Listening & Learning: 5 takeaways from our community conversations

May 5, 2022

From intersectionality and innovation to systems work and wellness, grantees shared how funders can support them. Here are 5 takeaways.

With the launch of our new strategic framework in 2021, The Denver Foundation has embraced being a “learning” organization, which emphasizes regularly and intentionally taking in community feedback to guide our decision-making and activities.

To better understand the foundation’s progress toward our strategic goals and vision of social change, we asked the community to help us create a learning framework. The learning framework outlines our “theory of philanthropy,” our hypotheses about how the work we are doing as a community foundation will contribute to movement toward our vision. It also articulates the information and evidence we will look to to better understand if our hypotheses are playing out (or not).

In late 2021, we invited grantees of the fall 2021 Community Grants Program (CGP), the first cohort of CGP recipients under our new strategic framework, to join us for a series of virtual facilitated conversations. Thirty-eight participants representing 30 organizations participated. Each conversation focused on one or more of The Denver Foundation’s priority funding areas: economic opportunity, environment and climate, education, housing, and transportation.

In the spirit of collective learning, here are five key takeaways that we hope might spark new insights or implications for other funders, nonprofits, and philanthropic institutions as they think about and tackle their own work.

Insight #1: There are clear intersections across issues and challenges in Metro Denver.

Each conversation highlighted how barriers and successes within a given priority area — economic opportunity, environment and climate, education, housing, and transportation — have a direct impact on others.

For example:

During a conversation on economic opportunity: Participants emphasized that workforce development is not just about job availability, but also pay equity because “just having a job doesn’t get you housed.” Participants noted further that when striving for true economic prosperity and independence there must be consideration of the role of education, not only in terms of equity and access, but also in terms of the type of education being provided around financial literacy, management, and empowerment.

During a conversation on education: Participants discussed funding inequities across districts and geographies related to the tax base, the likelihood of mills and levies passing, and the ability to have teachers and school leadership represent the same community as the enrolled students — all connected to housing costs and economic opportunities.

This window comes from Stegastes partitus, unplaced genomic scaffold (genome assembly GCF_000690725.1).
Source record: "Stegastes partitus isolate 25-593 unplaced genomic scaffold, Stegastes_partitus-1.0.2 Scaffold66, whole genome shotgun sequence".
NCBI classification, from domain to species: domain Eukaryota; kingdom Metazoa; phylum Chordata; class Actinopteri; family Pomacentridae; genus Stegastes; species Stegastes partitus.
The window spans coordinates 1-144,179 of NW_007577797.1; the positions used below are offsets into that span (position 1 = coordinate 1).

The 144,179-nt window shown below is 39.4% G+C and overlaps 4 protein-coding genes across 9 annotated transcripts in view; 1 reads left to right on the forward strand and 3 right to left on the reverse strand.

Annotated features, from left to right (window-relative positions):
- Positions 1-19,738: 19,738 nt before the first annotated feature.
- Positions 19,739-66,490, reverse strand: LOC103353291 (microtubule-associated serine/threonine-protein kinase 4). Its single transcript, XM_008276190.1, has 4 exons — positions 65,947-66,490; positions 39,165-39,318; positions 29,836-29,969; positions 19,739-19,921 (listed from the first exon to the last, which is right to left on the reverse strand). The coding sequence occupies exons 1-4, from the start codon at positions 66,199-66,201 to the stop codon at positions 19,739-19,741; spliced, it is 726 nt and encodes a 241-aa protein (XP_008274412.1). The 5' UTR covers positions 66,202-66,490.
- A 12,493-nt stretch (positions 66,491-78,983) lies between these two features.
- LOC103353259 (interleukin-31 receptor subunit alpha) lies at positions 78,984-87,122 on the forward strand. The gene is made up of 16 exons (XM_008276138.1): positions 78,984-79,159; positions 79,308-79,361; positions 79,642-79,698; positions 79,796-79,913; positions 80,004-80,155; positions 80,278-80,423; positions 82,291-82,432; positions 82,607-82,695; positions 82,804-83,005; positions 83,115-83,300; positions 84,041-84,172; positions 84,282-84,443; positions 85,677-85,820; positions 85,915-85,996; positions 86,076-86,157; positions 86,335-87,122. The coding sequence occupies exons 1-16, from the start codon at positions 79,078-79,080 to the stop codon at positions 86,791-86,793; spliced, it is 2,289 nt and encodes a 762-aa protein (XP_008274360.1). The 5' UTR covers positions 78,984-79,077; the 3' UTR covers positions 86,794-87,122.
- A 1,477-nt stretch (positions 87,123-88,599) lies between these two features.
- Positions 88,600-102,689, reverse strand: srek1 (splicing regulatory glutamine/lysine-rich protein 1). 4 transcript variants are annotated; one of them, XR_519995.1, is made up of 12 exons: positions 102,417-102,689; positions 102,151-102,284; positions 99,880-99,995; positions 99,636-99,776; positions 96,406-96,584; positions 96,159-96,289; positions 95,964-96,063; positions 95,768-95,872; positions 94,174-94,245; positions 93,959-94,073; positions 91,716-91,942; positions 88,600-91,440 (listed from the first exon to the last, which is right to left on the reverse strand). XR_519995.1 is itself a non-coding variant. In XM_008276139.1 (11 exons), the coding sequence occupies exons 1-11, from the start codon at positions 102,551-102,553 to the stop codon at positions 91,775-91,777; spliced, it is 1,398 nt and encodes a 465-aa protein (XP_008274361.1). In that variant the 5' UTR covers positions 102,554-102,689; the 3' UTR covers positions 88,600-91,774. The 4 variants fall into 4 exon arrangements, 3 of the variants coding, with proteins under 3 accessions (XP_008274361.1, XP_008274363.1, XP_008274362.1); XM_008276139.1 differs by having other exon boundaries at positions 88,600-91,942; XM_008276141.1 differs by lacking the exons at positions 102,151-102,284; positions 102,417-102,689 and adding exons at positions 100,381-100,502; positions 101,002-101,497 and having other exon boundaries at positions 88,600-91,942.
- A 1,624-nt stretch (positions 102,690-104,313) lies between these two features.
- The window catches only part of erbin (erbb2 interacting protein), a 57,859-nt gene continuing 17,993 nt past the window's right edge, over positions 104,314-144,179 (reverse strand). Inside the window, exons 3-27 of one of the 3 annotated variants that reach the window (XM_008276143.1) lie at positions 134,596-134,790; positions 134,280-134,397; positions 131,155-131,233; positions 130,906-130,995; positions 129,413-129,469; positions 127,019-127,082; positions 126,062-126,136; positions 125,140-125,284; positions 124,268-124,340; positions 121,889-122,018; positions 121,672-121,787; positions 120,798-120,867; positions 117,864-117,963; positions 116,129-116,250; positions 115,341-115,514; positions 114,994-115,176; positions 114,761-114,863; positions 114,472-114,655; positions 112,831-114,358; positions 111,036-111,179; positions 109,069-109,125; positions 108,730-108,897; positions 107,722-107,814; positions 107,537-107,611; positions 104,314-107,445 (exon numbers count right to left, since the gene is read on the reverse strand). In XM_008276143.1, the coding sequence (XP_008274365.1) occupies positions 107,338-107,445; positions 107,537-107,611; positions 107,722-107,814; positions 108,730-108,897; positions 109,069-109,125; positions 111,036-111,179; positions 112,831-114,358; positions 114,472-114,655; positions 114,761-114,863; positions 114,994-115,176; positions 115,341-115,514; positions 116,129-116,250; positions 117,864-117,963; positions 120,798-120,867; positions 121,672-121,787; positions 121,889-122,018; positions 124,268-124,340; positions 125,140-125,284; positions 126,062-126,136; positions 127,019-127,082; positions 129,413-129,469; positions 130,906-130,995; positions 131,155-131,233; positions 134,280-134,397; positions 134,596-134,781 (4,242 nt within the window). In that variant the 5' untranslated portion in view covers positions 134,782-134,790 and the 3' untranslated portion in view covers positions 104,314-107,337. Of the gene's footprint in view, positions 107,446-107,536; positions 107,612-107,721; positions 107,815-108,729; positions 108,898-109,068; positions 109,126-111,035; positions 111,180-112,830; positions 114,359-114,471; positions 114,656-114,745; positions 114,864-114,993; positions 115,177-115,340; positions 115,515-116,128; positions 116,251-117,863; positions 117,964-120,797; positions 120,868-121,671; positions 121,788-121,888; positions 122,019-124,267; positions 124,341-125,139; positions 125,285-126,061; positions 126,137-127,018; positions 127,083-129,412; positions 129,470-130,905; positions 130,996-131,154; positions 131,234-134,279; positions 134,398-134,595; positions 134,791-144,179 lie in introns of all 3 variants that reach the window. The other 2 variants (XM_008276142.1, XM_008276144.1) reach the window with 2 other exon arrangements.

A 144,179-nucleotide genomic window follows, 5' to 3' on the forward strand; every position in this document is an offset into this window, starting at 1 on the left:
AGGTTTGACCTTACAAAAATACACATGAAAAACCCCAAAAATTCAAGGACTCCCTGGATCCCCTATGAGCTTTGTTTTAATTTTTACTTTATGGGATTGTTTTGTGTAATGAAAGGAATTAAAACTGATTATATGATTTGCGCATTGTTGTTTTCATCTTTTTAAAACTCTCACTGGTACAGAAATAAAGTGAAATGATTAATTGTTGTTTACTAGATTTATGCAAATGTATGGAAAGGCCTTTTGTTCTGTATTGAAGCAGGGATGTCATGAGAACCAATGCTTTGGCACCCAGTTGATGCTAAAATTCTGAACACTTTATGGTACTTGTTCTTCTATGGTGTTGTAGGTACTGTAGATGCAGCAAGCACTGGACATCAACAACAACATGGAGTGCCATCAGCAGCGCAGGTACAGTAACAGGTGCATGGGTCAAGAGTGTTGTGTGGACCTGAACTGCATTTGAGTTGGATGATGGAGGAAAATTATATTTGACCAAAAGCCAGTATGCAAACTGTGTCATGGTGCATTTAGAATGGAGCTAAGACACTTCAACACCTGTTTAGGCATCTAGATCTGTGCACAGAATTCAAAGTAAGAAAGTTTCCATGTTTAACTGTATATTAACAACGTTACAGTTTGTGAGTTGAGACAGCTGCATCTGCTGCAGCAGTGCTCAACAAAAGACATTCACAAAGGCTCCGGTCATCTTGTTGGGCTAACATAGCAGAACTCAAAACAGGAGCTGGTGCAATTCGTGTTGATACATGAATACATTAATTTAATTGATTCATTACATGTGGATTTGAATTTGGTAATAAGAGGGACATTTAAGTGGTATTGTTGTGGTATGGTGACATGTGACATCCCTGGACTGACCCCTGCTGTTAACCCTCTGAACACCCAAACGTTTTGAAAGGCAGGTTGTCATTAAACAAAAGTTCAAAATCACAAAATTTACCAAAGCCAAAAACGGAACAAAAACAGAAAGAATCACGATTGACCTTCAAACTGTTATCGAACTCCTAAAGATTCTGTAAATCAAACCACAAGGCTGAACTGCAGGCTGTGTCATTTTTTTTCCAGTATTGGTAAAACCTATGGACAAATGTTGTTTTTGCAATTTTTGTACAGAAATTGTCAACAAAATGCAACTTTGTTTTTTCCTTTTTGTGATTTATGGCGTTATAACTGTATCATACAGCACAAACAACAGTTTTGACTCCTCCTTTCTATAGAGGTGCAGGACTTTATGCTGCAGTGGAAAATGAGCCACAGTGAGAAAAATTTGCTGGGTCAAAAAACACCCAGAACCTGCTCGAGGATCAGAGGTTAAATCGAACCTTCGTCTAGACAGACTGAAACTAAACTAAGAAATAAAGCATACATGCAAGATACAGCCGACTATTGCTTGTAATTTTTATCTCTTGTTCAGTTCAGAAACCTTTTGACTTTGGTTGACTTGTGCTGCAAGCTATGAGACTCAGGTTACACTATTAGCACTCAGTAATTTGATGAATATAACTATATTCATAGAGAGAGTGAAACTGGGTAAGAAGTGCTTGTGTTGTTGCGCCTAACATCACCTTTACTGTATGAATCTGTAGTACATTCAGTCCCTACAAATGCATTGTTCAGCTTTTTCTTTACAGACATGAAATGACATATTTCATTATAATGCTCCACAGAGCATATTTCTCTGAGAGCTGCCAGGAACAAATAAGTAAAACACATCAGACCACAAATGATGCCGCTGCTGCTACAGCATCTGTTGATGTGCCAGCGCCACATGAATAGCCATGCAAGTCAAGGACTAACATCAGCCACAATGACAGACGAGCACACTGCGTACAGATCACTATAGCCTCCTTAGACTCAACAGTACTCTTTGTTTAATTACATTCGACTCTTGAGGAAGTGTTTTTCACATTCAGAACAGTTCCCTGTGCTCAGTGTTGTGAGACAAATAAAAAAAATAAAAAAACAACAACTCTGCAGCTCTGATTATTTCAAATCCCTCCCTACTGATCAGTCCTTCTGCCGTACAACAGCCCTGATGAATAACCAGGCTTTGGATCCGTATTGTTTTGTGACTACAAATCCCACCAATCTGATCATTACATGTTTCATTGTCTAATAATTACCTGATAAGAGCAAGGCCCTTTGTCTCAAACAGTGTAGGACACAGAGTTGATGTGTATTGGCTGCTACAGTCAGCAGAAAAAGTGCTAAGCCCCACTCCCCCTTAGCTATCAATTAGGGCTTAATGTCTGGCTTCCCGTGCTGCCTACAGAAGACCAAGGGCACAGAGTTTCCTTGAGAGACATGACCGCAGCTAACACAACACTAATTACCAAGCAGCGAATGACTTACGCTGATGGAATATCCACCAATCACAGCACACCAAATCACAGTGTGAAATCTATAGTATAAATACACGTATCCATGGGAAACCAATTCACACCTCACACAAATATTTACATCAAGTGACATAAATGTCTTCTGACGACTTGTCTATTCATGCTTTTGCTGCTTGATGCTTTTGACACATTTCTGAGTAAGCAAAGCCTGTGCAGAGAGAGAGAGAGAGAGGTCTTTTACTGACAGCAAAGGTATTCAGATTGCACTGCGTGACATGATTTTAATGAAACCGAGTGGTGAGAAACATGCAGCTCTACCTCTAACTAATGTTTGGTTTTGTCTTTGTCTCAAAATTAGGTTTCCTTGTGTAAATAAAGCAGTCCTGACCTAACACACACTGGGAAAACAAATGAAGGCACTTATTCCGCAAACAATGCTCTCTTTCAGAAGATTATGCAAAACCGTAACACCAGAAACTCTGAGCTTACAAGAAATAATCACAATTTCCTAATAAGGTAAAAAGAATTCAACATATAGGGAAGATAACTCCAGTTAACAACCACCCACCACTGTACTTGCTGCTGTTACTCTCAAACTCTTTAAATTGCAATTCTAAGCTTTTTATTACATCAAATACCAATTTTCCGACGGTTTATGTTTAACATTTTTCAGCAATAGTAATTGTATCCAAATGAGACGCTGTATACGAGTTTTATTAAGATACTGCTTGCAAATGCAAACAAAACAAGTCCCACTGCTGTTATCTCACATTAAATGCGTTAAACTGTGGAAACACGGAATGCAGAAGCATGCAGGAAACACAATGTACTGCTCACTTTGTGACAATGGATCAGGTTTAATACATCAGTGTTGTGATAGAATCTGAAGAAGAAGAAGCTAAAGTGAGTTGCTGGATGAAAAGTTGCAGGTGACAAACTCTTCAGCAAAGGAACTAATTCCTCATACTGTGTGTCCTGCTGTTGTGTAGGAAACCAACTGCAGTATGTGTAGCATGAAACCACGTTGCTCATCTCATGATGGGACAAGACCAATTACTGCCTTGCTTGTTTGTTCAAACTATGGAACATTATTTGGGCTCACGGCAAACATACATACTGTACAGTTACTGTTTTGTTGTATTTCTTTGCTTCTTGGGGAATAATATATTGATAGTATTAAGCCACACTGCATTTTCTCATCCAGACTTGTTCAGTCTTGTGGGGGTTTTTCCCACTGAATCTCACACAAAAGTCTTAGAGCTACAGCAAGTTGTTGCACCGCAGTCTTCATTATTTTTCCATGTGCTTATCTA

Insight #2: Transformational change must include systems-level work.

Funders must intentionally focus resources on addressing systems-level changes. To really address the root causes of inequities, there is a need to target policies and practices that have created inequitable systems and structures in the first place (e.g., “don’t get too focused on the symptoms as opposed to the disease”).


Insight #3: Engage, elevate, and incorporate community voice.

Funders must examine who is being excluded from conversations and work designed to address social inequities within Metro Denver and across the priority areas. We must think critically about strategies to better incorporate constituents. Specifically, participants highlighted that in some cases, more focus and additional resources need to prioritize those who have been historically excluded and marginalized:

“We have to understand that in some instances we have to do a bit more than other places to get everyone on the same level”


Insight #4: Consider nonprofit staff.

Funders must consider the well-being, compensation, and leadership development of nonprofit staff. In short, several participants shared challenges associated with being a part of the nonprofit workforce and discussed not only how this affects organizations’ ability to do the work and do it well, but also the consequences for potentially perpetuating racial inequities within the sector. As one participant put it:

“Nonprofits need to model more… [We need to] pay our people instead of a lot of volunteerism. We need to set the example. It’s not a good economic model, it leaves communities stretched thin and unbalanced.”


Insight #5: Create spaces for innovation.

Funders must consider and promote opportunities that value new, innovative groups and ideas. Several participants noted that many groups face challenges in accessing funding and other sources of support without history or demonstrated “impact.” At the same time, there is a critical need to nurture new and different approaches.

We are so grateful to everyone who shared their time, insights, and expertise with us. So far, these insights have informed meaningful conversations with our team around how to better consider intersectionality with our grantmaking, lean deeper into our policy and advocacy work, and work with our network to consider the importance of supporting innovation. And we’re hoping you’ll have your own insights from these takeaways as well. Keep an eye out for future blogs that take a deeper look into some of the lessons and takeaways grantees shared with us.

For more information about The Denver Foundation’s learning framework, please contact Dr. Jill Iman, director of engaged learning,